Roadside Rainbows

David Freudenberger settles for virtual wilderness fishing in New Zealand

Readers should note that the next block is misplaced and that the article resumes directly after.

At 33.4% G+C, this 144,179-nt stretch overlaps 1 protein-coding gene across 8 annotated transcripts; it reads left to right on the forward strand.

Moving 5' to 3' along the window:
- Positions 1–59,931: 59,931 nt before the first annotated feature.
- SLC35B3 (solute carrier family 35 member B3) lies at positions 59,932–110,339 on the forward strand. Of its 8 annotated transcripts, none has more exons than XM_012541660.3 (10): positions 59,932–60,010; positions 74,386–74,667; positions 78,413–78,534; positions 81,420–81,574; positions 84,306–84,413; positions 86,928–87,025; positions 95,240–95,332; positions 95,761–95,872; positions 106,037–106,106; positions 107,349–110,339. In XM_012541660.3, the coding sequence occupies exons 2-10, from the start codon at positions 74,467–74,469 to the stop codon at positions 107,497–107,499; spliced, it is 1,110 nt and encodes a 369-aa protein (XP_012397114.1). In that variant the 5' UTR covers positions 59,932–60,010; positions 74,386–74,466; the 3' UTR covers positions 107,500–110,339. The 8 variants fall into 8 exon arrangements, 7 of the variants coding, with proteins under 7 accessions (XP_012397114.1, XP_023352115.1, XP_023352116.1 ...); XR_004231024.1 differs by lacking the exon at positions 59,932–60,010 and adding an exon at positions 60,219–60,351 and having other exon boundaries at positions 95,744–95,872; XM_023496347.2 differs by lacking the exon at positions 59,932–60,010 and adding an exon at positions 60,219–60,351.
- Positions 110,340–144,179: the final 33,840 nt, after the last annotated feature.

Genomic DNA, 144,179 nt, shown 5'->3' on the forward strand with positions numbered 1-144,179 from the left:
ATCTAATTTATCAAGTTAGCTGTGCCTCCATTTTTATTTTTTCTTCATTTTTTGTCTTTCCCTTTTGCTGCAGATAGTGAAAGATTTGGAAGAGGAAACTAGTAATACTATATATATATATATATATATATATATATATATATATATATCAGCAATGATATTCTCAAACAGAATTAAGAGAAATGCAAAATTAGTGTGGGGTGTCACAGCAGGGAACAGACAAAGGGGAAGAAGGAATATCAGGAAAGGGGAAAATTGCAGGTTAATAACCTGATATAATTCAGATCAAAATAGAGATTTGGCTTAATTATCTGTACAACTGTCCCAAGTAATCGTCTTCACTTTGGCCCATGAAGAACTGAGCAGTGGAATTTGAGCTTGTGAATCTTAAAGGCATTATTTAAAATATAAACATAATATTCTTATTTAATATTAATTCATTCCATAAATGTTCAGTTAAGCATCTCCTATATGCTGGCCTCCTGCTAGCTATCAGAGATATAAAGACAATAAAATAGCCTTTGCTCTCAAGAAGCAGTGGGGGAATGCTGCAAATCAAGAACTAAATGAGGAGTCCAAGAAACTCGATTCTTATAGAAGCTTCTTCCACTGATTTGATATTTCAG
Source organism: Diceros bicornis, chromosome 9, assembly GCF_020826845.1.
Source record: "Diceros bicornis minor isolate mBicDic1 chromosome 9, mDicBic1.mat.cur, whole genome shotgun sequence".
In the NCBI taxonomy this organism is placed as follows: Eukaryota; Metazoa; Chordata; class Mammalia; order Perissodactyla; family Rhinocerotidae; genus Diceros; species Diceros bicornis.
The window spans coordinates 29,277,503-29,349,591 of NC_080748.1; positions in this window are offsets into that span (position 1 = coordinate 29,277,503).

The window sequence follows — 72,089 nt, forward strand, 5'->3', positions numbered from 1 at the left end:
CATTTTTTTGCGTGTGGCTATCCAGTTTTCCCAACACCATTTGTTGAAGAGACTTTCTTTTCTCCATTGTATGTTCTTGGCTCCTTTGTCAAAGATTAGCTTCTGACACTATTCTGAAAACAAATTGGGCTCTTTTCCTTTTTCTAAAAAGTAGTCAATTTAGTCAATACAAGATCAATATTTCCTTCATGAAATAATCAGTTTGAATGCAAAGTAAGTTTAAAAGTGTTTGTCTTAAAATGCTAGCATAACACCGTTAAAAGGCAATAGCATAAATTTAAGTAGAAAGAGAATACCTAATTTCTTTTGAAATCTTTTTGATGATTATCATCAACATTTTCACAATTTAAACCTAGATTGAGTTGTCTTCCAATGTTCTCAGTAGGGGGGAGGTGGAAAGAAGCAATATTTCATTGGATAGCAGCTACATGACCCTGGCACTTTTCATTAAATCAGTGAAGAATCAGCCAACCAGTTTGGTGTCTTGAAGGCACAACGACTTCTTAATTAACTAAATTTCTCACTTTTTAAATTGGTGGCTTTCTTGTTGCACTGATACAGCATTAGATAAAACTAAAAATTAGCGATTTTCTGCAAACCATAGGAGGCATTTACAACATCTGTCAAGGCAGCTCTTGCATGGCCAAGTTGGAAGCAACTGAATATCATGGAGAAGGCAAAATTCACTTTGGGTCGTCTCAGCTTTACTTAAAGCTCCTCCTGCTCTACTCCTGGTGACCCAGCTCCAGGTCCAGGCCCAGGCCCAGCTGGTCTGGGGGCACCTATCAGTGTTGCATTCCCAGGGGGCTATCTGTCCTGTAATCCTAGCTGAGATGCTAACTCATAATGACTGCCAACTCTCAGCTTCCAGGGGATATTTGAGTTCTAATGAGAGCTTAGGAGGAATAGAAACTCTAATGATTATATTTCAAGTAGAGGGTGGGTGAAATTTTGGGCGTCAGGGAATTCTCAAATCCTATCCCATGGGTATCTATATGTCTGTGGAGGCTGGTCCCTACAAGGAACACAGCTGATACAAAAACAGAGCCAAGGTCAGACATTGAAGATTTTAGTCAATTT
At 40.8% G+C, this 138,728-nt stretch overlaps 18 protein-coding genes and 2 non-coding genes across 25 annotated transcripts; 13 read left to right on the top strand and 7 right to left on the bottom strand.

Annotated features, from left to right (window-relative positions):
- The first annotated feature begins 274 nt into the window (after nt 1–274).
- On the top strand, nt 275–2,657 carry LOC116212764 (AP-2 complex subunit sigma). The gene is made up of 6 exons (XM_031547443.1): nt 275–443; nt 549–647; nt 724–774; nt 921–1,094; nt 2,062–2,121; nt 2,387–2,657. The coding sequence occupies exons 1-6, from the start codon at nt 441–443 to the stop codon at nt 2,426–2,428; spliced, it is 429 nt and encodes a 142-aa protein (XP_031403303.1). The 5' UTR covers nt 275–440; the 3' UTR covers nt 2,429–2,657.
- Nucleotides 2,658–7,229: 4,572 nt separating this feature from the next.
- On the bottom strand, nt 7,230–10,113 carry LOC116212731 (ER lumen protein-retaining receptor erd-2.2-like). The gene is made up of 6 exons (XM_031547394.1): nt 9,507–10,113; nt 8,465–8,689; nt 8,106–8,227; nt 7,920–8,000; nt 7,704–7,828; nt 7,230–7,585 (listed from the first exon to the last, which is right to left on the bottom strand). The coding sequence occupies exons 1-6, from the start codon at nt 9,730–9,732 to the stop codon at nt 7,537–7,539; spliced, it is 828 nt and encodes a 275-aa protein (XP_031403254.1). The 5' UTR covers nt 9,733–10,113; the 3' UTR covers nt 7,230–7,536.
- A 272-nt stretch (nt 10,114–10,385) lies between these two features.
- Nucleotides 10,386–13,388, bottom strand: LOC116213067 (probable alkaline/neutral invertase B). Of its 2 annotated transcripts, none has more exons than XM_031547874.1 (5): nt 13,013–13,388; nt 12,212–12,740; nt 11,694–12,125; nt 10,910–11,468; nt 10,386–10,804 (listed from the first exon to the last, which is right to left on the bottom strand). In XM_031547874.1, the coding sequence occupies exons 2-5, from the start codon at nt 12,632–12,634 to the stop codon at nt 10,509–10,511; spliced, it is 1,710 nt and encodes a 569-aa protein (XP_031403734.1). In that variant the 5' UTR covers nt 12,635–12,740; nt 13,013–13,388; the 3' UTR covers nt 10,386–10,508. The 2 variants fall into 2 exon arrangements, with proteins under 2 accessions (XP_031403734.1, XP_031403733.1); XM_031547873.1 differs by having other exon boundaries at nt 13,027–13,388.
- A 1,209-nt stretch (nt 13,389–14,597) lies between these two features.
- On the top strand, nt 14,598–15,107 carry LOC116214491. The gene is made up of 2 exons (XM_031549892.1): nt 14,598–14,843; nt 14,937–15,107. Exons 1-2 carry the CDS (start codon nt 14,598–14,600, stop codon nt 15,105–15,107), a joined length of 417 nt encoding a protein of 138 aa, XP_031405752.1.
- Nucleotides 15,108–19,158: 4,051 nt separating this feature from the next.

I’m a big fan of backcountry adventures on both sides of the Tasman (FlyLife #51, #59). The rewards of a long hike to a dashing clear river are many and varied. It’s not just about the fish; it’s about the solitude — the wonderful state of separation from the distractions and pressures of the modern world. But solitude comes at a price — sharing it with a bunch of mates is a contradiction. And if your mates are on the other side of 60, with dodgy knees or a titanium hip, a long bush- bash is asking too much, even if the spirit is willing. So I set myself a different challenge — wilderness-like fishing no more than an hour from a car park. Once again New Zealand delivers. The experience just a short stroll from the car was indeed satisfying, particularly the buzz of sharing it with three mates, including one who had never fly-fished before. Unfortunately most trips have to start from a major city, so the traffic snarl of getting out of town tests one’s patience, Auckland included. Sure, we could have hopped on a regional flight to a provincial city like Napier to by-pass 45 minutes of traffic, but then we’d have missed the bargain of a cheaper rental car available in Auckland. At least, once out of this sprawling city, time to a river destination is much less than the long haul from Sydney or Melbourne to the Snowy Mountains. Don’t forget the beer Next challenge — how to squeeze four blokes and their luggage into a hire car that failed to come with a baggage rack. We just made it, but then we needed to stock up with four days of groceries. The riverside cabin I booked was a long way from the nearest grocery by NZ standards (Opotiki was an hour away). So how to create more room in a station wagon? Think outside the boot — or rather inside it, in this case a generous spare tyre well. We packed every spare centimetre of the well with dietary requirements, red wine included. That’s another downside of hoofing a long way into the bush: most grog gets left behind unless you’ve got a strong mule of a young mate to haul it. This time we had a fine selection of local beers and wines, though the wine buffs in the group insisted on a few robust Australian reds in the mix. I have to admit it was good to have a full larder. Freeze dried meals keep one going in the back country, but Owen’s big breakfast fry-ups were a treat. Riverside huts & tracks Fly fishing in both Australia and New Zealand is remarkably egalitarian. For a small price there are some great guide books and similar guidance from the internet. Just google ‘NZ fish and game access’ to freely download enough maps of river access points to explore new places for years. Accommodation is also available for all tastes and budgets, from basic $15 a night huts listed by the Department of Conservation, to five star lodges with every comfort laid on. For us ageing geezers, privately owned huts on the North Island’s Waioeka and Ruakituri rivers were our base for a week of comradeship and quality angling. A short stroll had us on the water for an evening rise. Thirty minutes of poking along gravel roads had us accessing many kilometres of river with room for the four of us to spread out along riffles and pools. The small creek experience was also on the cards as Richard and I explored some of the many tributaries of the Waioeka. First time on fly It had been on Owen’s life list to eventually take up the fly rod after over 50 years of diverse bait and spin fishing. Knowing this, it wasn’t hard to convince him to have a go with fur and feathers. I gave him a couple of casting lessons on a farm dam and he managed a bit of practice before heading across the Tasman. He started on the Waioeka with spin gear just to be sure of getting at least one Kiwi trout of decent proportions, but then he took on the challenge of the fly rod with gusto on the intimate and fertile Koranga River (upper tributary of the Waioeka). My objective was to get my mates onto some quality fish within an hour’s stroll of the car, and the Kor-anga has never let me down. After a pleasant amble through native forest we fanned out along the river, Richard and Mark upstream, Owen and I down. I put Owen onto a promising pool next to a few willows and I headed down to a nearby run. I got in a couple of casts, then looked upstream in delight to see Owen’s fly rod bending and shaking to a fine rainbow. He’d already hooked and lost one on a nymph, but the second came in without any antics amongst the willows. His casts weren’t pretty, his gear was basic, but they placed the fly in the right drift with a minimum of fuss. And he ended up catching more fish than the rest of us! His next fish was just as satisfying for us both. A lie close to the bank held promise, so I stepped aside and, right on cue, Owen was on to a rainbow that pulled hard and strong. I can now see the appeal of being a guide. It’s a great feeling, knowing a river well enough to confidently share its joys. Eel on fly After getting Owen’s fish on camera it was my turn. I worked my fly along a pool I remembered from six years earlier. It was the source of the great ‘one that got away’ – you don’t easily forget those pools. Once again it delivered with a well-conditioned rainbow that I eased down into a backwater ready to net. Suddenly there was a lot more weight on the line. One of the many eels in this river had grabbed onto the belly of the trout and wasn’t letting go. Nothing for it but to net the two of them. It finally let go when I lifted the pair out of the water. The productivity of these North Island rivers always astounds me, and it’s not just the 1–2 kilo trout likely in every pool and run. I purposefully kept a fish frame from dinner to run a bit of an experiment (we scientists are always on the job). Once we got down to the river, I put the frame at the edge of a pool in 20 cm of water. It brought in over a dozen eels in a matter of minutes. I now understand how Maori legends of great creatures originated out of these dark and deep pools. Remarkable Ruakituri We could have fished the Waioeka system for the week, but I’d been hankering to take on the fabled rainbows of the Ruakituri. After refueling with beer and espresso in Gisborne, we headed back inland and up the Ruakituri valley road. Our host, Davis Canning, was waiting for us at his simple but fine old hut. It has heard many a fishing tale from five decades of family and friends and he now generously shares it, for a modest price, with characters like us. I thought it a bit parochial that he’s been fishing the river for 60 years to the near exclusion of all the other fine rivers in the upper Hawkes Bay, but I didn’t think that a few days later! The density and physicality of the rainbows and browns just a short stroll from numerous roadside pullouts must be experienced to be believed. Davis advised us to use 10–12 lb tippet or else… It felt ludicrous to tie a size 16 nymph to such thick material but we all lost more fish on 12 lb tippets than we caught. Some broke the line, others straightened the hook. Owen (he’s getting too good with the fly rod) managed to hook a fish likely nudging 10 lb, but the dogged beauty, after running this way and that, and leaping clear of the water eight times, got under a rock and head-shook the tippet to smithereens. Even after 60 years, Davis has yet to land one of these legendary fish, though they are frequently hooked. He’s still got that young man’s itch to score. Good on ya! Exposed rocks Perhaps part of the Ruakituri’s magic is the density of large boulders, many of them only partially submerged. Before picking up my mates in Auckland I attended a science conference that included a field trip on creek ecology and riparian restoration (yes there are a few perks being a nerd). We helped sample aquatic insects and learned about their habitat prefer- ences. It turns out that half-submerged rocks are habitat hotspots for trout tucker. You’ve probably noticed mayfly and stonefly husks on these rocks a few centimetres above the water line. Turns out that they drift onto the boulders then crawl up and out of the water to metamorphose into adults. These half and fully submerged rocks are also the feeding ground for aquatic insects that graze on the algal films growing on stable rocks. So pay close attention to boulder fields in any river. Time and again we nearly stepped on 30–40 cm fish just submerged amongst the slippery rocks. Smaller rocks in high energy and flood prone rivers are constantly being abraded of their algal films as they tumble about. Such unstable rivers tend to have far fewer fish. Similarly, rivers filled with just sand and fine gravels are generally barren wastelands. Local lore Enough lecturing. One of the great things about fly fishing is that it nurtures a diverse and unexpected range of friends and acquaintances. This particular sojourn brought together a retired government bureaucrat, an internationally experienced journalist, a farmer, and an academic — me. Together we had more than 200 years of accumulated stories to share over long evening chats if we weren’t out chasing the evening caddis hatch. Our tales were mixed with many shared by our hut owning hosts. We learned of the challenges of farming such steep hill country and the amazing value the once useless scrub now has, producing manuka honey that even hospitals are using as an effective treatment for infected wounds. We learned of the outstanding sustainability of the Ruakituri fishery. Davis showed us his father’s meticulous daily catch records of the 1960–80s. The catch rate and trout size today is as good as ever, even though fishing pressure is far greater. I find sightseeing as a tourist, just passing through, not much better than voyeurism. But a trout rod and vest gets one connecting with a place. Being close to roads and towns, we met other Kiwis as well as international fisher folk. Our roadside huts meant an easy invitation to drop by for a beer and a yarn come sundown. A yearn for the next trout sucks us in to the riverlands of each place with its unique visual, auditory and experiential tableau. A river or fine lake is never ‘been there, done that’. Rather they are places to eagerly return to in memory and in person. Wilderness of the mind Yes, I still itch to get backcountry — next trip. But the rewards of roadside angling are fine ones too. Sure, occasionally I was distracted by a B-Double truck grinding along the road carrying in hay for the local farms. But fly fishing requires such concentration that we’re joyously oblivious to almost everything except the river and drifting dry-fly indicator. Yes, we saw a few other people on the rivers, but that was no issue, we simply drove on another kilometre. Finding others already on a favourite river reach after 10 km of tough hiking, that’s another matter, but not one we had to contend with this time. A virtual backcountry experience is readily available, particularly if you’re able and willing to stroll an hour or so from the car with no more than a raincoat and sandwich in your pack. So yes, I’m planning my next backcountry adventure with a mate with young legs, but I’m also planning a reunion with my other-side-of-60 mates. As soon as I join them at 60 and sort of retire, we’re going back to the Koranga and Ruakituri. Bring it on.